Thursday, February 21, 2008


By Pauly

Days and nights in Amsterdam tend to string together in a blur. Some memories stick out, while others float away, never to be heard from again. Short term memory loss is a given. I blame the local coffeeshops. They vacuum away millions of thoughts and ideas every day from faded hash heads.

I lose dozens of amazing ideas every day in Amsterdam. Concepts for paintings. Books. Screenplays. Photo projects. Essays. Business ideas. Most of them never come to fruition, because I lose them all in a hazy cloud.

The small notebooks help. That is, when I remember to write in them. Sometimes I'll go hours without writing anything. Or other times I'll sit and let my brain wander and try to jot down as much as I can. Attempting to keep up with a racing mind jacked up on Neaplese hashish is never an easy task. It's sort of like sprinting across Grand Central Station during rush hour.

The first day was a blur. It took a couple of hours to get used to being in Europe again. The mannerisms. The style of dress. The accents. The vibe. I eventually wamred up to it and adapted as quickly as possible.

I hardly took any notes. And the ones I took were awful. Lots of one and two word entries. They must have meant something when I scribbled them down. But I can't figure out the meanings... now... while glancing at them two days later. I was on another planet when I wrote them originally.

I know that the first two stops for me were the 420 Cafe and Grey Area. I lived a couple of blocks from the Grey Area last summer. It's one of my favorite coffeeshops in Amsterdam... mainly for the product. Derek told me about it and I first checked it out in 2005. I've always made a point to hang out there on every visit to Amsterdam since then.

It's small. Three tables and a couple of stools. And it's usually packed with American tourists. I dig the Grey Haze. Best value in all of Amsterdam. Nothing is better. When I lived around the corner, I used to pop in every day and take something home. Just like buying milk or bread.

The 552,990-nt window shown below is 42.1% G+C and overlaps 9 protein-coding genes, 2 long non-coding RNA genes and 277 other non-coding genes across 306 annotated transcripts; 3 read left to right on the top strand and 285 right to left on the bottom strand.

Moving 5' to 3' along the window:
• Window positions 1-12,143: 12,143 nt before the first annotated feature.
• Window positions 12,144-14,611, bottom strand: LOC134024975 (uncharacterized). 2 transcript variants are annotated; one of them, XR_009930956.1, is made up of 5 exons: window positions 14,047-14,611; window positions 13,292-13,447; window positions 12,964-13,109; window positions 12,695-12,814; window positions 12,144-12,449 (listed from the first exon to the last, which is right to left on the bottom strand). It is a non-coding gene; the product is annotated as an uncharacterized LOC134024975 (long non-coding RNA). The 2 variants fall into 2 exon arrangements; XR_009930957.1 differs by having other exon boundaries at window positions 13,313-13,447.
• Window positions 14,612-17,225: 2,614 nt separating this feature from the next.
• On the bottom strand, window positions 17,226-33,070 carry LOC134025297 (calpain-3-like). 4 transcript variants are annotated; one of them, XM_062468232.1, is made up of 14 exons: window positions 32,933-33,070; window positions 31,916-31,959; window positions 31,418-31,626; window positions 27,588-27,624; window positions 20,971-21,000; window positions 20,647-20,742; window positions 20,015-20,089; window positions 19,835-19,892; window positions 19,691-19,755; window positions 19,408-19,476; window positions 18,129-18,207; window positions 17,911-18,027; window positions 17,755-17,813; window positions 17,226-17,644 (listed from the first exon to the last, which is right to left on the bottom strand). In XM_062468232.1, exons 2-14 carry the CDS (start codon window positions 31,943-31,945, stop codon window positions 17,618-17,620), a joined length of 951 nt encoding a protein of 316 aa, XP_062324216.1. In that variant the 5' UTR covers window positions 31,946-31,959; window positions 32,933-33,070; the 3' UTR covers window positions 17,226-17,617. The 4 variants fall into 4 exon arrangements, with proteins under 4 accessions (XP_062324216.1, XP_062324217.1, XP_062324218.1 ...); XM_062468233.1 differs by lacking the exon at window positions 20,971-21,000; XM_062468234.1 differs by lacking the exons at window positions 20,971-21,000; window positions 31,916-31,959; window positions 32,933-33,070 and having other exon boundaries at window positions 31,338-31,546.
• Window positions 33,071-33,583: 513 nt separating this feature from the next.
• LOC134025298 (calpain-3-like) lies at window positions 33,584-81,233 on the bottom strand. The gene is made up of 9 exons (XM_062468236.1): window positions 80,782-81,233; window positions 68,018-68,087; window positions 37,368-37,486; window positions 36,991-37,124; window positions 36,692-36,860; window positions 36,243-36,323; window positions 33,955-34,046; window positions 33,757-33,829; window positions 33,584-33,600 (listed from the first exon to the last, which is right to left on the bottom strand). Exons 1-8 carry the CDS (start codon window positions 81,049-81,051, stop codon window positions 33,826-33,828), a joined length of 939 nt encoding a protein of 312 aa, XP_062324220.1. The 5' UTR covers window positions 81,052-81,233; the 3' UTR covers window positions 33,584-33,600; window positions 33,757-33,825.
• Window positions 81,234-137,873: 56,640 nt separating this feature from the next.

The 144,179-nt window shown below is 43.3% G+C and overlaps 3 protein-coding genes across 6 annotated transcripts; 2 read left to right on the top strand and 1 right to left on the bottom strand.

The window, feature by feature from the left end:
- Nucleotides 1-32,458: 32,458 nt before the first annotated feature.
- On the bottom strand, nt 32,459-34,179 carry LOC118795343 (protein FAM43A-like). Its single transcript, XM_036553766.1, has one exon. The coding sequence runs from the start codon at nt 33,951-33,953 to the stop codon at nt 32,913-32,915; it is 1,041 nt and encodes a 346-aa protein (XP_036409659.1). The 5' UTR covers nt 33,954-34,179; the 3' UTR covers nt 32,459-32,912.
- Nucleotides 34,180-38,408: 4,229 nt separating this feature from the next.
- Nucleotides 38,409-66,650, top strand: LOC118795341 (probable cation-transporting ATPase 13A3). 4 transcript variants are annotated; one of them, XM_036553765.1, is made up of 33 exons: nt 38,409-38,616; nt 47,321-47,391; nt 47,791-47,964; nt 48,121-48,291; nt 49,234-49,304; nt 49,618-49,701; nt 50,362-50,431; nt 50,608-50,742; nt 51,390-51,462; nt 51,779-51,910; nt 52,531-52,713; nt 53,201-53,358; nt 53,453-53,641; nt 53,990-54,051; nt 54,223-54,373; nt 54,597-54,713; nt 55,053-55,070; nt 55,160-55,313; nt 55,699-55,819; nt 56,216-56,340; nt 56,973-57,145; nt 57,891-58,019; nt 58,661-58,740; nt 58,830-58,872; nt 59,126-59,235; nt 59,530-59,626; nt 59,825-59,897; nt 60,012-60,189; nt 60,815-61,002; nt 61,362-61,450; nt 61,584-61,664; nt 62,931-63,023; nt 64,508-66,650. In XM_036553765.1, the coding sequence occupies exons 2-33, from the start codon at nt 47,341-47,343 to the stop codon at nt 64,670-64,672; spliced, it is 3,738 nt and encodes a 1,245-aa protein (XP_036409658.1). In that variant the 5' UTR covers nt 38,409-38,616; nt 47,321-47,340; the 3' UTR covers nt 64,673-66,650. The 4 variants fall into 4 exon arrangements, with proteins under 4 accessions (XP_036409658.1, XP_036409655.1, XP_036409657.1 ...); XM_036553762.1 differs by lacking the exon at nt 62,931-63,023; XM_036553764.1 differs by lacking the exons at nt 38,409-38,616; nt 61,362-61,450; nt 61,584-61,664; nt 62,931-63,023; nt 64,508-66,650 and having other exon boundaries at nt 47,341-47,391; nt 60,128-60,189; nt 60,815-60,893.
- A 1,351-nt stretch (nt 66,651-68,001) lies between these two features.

I left the the Grey Area and rounded the corner onto the Signel. There was a single black dice on the ground with faded white dots. It was on "five" and I wondered if I missed an illegal dice game. Heck, there were hookers down the street and hash around the corner. Why not dice? For a triad of vice?

I took a nap. I barely slept on my flight. I fought a cold and took medicine. That combined with the smoke made me very sleepy. I set my travel alarm and crashed for ninety minutes. On some instances, that's 75% of a night's sleep for me.

After the power nap, I was ready to rage solo. I wandered over to Pink Floyd. It used to be called Pink Floyd before the Dampkring company bought it out and expanded their empire. The upstairs was being renovated, like most of Amsterdam during the winter months. I got acquainted Laughing Buddha and sat at a table adjacent from a trio of Germans.

I forgot how weird it is to be shitfaced and hear people speaking in tongues. It can freak you out sometimes. At the 420 Cafe, there were a table of French girls. They were all adorable and totally wasted.

I wandered over to Barney's. They have won many Cannibas Cup medals for their various strains. It was too crowded and I left. I had to wait a few days to get the G-13 or Willie Nelson.

I passed Dam Square. It was cold and windy and nearly empty. I wandered down a side street and ended up at Abraxis. I hung out there for a bit until inspiration struck. I returned to the hotel and wrote.

I slept for almost three hours. I woke up for an hour and smoked to fall back asleep. Then I crashed for another five hours. The final tally? Eight hours of slumber inside of an nine hour stretch. That's a great night's sleep for me! There are times when I get that much sleep spread out over three days. I usually sleep well in Amsterdam. A day of tough smoking knocks me out good.

I woke up by 9am and wrote for an hour. I bought fruit and a croissant for breakfast. I headed right to Siberie. It's a locals coffeeshop, located a block from where I used to live. The menu is in Dutch and you only see a handful of tourists in there. I like their large tables. There's lots of natural light, so it's a great place to read. And they always play great music, especially lots of Jazz.

Last summer, Siberie was the coffeeshop where I started my day. They have an amazing mint tea. They basically toss fresh mint leaves in hot water. Yummy.

When I walked in they played Miles Davis on the stereo. It was one of the tracks from Miles Smiles. There were a table of Dutch house painters sitting next to me. They looked like they were on their lunch break.

I intended to edit my manuscript at some point in Amsterdam. I didn't touch it on Tuesday. It never left the hotel room. I brought it with me on Wednesday. I hoped to start it in the afternoon. But that never happened, once I found fungi at a local smart shop.